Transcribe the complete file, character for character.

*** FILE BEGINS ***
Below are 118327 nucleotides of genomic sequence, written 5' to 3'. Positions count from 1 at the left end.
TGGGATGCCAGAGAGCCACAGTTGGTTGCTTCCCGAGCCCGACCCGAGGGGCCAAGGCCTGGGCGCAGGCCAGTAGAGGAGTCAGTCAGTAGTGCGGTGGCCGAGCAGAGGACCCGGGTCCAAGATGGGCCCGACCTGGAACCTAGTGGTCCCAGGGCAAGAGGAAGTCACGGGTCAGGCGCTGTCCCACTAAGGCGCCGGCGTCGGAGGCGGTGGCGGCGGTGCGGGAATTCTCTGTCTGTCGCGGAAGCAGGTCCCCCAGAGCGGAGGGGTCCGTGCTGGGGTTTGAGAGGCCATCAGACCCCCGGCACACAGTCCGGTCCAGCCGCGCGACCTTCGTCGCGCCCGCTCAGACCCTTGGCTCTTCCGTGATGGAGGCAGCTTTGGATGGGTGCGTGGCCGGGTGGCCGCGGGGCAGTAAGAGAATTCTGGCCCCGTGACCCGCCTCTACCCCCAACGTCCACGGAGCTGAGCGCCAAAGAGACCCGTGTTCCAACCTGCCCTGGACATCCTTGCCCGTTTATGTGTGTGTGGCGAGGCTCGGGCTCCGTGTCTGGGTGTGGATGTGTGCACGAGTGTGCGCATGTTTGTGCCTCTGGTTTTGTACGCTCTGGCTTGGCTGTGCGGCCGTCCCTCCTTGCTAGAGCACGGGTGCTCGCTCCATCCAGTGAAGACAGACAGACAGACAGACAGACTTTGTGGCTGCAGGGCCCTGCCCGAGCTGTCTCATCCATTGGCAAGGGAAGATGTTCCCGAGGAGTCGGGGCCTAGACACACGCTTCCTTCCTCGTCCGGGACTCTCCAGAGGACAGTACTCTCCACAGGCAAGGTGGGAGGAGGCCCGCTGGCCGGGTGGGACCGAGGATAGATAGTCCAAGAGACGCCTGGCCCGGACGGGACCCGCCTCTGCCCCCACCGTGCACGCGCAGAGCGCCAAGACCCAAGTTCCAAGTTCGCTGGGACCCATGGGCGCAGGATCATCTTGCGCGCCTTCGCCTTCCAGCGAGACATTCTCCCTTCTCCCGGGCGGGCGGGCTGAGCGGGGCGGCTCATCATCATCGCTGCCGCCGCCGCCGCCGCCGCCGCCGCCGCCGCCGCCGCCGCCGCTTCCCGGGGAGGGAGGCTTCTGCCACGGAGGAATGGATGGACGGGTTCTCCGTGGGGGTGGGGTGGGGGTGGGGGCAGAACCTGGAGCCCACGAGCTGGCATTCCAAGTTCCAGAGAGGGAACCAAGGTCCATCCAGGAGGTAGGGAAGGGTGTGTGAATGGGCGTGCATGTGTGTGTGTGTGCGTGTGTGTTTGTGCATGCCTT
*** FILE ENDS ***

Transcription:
Below are 118327 nucleotides of genomic sequence, written 5' to 3'. Positions count from 1 at the left end.
TGGGATGCCAGAGAGCCACAGTTGGTTGCTTCCCGAGCCCGACCCGAGGGGCCAAGGCCTGGGCGCAGGCCAGTAGAGGAGTCAGTCAGTAGTGCGGTGGCCGAGCAGAGGACCCGGGTCCAAGATGGGCCCGACCTGGAACCTAGTGGTCCCAGGGCAAGAGGAAGTCACGGGTCAGGCGCTGTCCCACTAAGGCGCCGGCGTCGGAGGCGGTGGCGGCGGTGCGGGAATTCTCTGTCTGTCGCGGAAGCAGGTCCCCCAGAGCGGAGGGGTCCGTGCTGGGGTTTGAGAGGCCATCAGACCCCCGGCACACAGTCCGGTCCAGCCGCGCGACCTTCGTCGCGCCCGCTCAGACCCTTGGCTCTTCCGTGATGGAGGCAGCTTTGGATGGGTGCGTGGCCGGGTGGCCGCGGGGCAGTAAGAGAATTCTGGCCCCGTGACCCGCCTCTACCCCCAACGTCCACGGAGCTGAGCGCCAAAGAGACCCGTGTTCCAACCTGCCCTGGACATCCTTGCCCGTTTATGTGTGTGTGGCGAGGCTCGGGCTCCGTGTCTGGGTGTGGATGTGTGCACGAGTGTGCGCATGTTTGTGCCTCTGGTTTTGTACGCTCTGGCTTGGCTGTGCGGCCGTCCCTCCTTGCTAGAGCACGGGTGCTCGCTCCATCCAGTGAAGACAGACAGACAGACAGACAGACTTTGTGGCTGCAGGGCCCTGCCCGAGCTGTCTCATCCATTGGCAAGGGAAGATGTTCCCGAGGAGTCGGGGCCTAGACACACGCTTCCTTCCTCGTCCGGGACTCTCCAGAGGACAGTACTCTCCACAGGCAAGGTGGGAGGAGGCCCGCTGGCCGGGTGGGACCGAGGATAGATAGTCCAAGAGACGCCTGGCCCGGACGGGACCCGCCTCTGCCCCCACCGTGCACGCGCAGAGCGCCAAGACCCAAGTTCCAAGTTCGCTGGGACCCATGGGCGCAGGATCATCTTGCGCGCCTTCGCCTTCCAGCGAGACATTCTCCCTTCTCCCGGGCGGGCGGGCTGAGCGGGGCGGCTCATCATCATCGCTGCCGCCGCCGCCGCCGCCGCCGCCGCCGCCGCCGCCGCCGCCGCTTCCCGGGGAGGGAGGCTTCTGCCACGGAGGAATGGATGGACGGGTTCTCCGTGGGGGTGGGGTGGGGGTGGGGGCAGAACCTGGAGCCCACGAGCTGGCATTCCAAGTTCCAGAGAGGGAACCAAGGTCCATCCAGGAGGTAGGGAAGGGTGTGTGAATGGGCGTGCATGTGTGTGTGTGTGCGTGTGTGTTTGTGCATGCCTT